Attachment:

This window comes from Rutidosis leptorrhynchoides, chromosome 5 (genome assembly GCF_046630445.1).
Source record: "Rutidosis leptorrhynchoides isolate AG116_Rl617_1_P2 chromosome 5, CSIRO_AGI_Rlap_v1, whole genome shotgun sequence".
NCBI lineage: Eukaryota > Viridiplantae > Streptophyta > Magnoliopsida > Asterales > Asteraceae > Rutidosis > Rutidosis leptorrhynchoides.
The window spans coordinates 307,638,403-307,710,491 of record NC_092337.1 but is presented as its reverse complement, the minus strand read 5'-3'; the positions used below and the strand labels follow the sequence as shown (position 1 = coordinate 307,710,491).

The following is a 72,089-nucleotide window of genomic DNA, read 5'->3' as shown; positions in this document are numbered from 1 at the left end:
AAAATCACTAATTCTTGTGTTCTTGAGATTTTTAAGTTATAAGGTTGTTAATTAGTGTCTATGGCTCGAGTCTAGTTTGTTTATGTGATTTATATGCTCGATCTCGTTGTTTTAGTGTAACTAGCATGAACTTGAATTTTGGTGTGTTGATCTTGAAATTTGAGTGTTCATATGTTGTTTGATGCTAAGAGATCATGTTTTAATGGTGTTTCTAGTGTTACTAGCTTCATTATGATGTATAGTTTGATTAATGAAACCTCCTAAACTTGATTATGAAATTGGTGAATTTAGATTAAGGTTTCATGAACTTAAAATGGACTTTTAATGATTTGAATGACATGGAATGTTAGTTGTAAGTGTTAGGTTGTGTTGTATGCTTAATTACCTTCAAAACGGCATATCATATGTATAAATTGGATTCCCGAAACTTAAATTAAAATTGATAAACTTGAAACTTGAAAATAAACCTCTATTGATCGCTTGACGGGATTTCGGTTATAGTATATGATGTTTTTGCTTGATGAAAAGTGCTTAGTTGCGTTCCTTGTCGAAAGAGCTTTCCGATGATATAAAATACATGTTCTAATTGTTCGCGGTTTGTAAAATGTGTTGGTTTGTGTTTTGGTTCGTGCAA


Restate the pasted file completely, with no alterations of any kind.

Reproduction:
This window comes from Rutidosis leptorrhynchoides, chromosome 5 (genome assembly GCF_046630445.1).
Source record: "Rutidosis leptorrhynchoides isolate AG116_Rl617_1_P2 chromosome 5, CSIRO_AGI_Rlap_v1, whole genome shotgun sequence".
NCBI lineage: Eukaryota > Viridiplantae > Streptophyta > Magnoliopsida > Asterales > Asteraceae > Rutidosis > Rutidosis leptorrhynchoides.
The window spans coordinates 307,638,403-307,710,491 of record NC_092337.1 but is presented as its reverse complement, the minus strand read 5'-3'; the positions used below and the strand labels follow the sequence as shown (position 1 = coordinate 307,710,491).

The following is a 72,089-nucleotide window of genomic DNA, read 5'->3' as shown; positions in this document are numbered from 1 at the left end:
AAAATCACTAATTCTTGTGTTCTTGAGATTTTTAAGTTATAAGGTTGTTAATTAGTGTCTATGGCTCGAGTCTAGTTTGTTTATGTGATTTATATGCTCGATCTCGTTGTTTTAGTGTAACTAGCATGAACTTGAATTTTGGTGTGTTGATCTTGAAATTTGAGTGTTCATATGTTGTTTGATGCTAAGAGATCATGTTTTAATGGTGTTTCTAGTGTTACTAGCTTCATTATGATGTATAGTTTGATTAATGAAACCTCCTAAACTTGATTATGAAATTGGTGAATTTAGATTAAGGTTTCATGAACTTAAAATGGACTTTTAATGATTTGAATGACATGGAATGTTAGTTGTAAGTGTTAGGTTGTGTTGTATGCTTAATTACCTTCAAAACGGCATATCATATGTATAAATTGGATTCCCGAAACTTAAATTAAAATTGATAAACTTGAAACTTGAAAATAAACCTCTATTGATCGCTTGACGGGATTTCGGTTATAGTATATGATGTTTTTGCTTGATGAAAAGTGCTTAGTTGCGTTCCTTGTCGAAAGAGCTTTCCGATGATATAAAATACATGTTCTAATTGTTCGCGGTTTGTAAAATGTGTTGGTTTGTGTTTTGGTTCGTGCAA